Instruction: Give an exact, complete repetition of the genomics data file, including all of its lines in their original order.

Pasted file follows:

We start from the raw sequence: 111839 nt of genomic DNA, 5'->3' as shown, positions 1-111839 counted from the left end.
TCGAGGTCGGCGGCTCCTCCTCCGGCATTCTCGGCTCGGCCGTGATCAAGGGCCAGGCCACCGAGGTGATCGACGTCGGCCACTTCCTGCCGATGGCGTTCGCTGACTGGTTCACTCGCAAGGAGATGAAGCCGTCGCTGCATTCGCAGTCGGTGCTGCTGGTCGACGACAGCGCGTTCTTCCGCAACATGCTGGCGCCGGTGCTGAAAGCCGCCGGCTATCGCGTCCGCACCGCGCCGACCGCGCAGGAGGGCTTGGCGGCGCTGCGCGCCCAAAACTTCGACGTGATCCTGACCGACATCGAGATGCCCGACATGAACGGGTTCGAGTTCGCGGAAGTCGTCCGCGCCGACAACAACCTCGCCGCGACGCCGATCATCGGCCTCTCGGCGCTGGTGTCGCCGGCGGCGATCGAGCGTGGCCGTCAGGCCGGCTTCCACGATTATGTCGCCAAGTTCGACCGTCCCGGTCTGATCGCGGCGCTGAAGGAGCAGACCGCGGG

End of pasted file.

We start from the raw sequence: 111839 nt of genomic DNA, 5'->3' as shown, positions 1-111839 counted from the left end.
TCGAGGTCGGCGGCTCCTCCTCCGGCATTCTCGGCTCGGCCGTGATCAAGGGCCAGGCCACCGAGGTGATCGACGTCGGCCACTTCCTGCCGATGGCGTTCGCTGACTGGTTCACTCGCAAGGAGATGAAGCCGTCGCTGCATTCGCAGTCGGTGCTGCTGGTCGACGACAGCGCGTTCTTCCGCAACATGCTGGCGCCGGTGCTGAAAGCCGCCGGCTATCGCGTCCGCACCGCGCCGACCGCGCAGGAGGGCTTGGCGGCGCTGCGCGCCCAAAACTTCGACGTGATCCTGACCGACATCGAGATGCCCGACATGAACGGGTTCGAGTTCGCGGAAGTCGTCCGCGCCGACAACAACCTCGCCGCGACGCCGATCATCGGCCTCTCGGCGCTGGTGTCGCCGGCGGCGATCGAGCGTGGCCGTCAGGCCGGCTTCCACGATTATGTCGCCAAGTTCGACCGTCCCGGTCTGATCGCGGCGCTGAAGGAGCAGACCGCGGG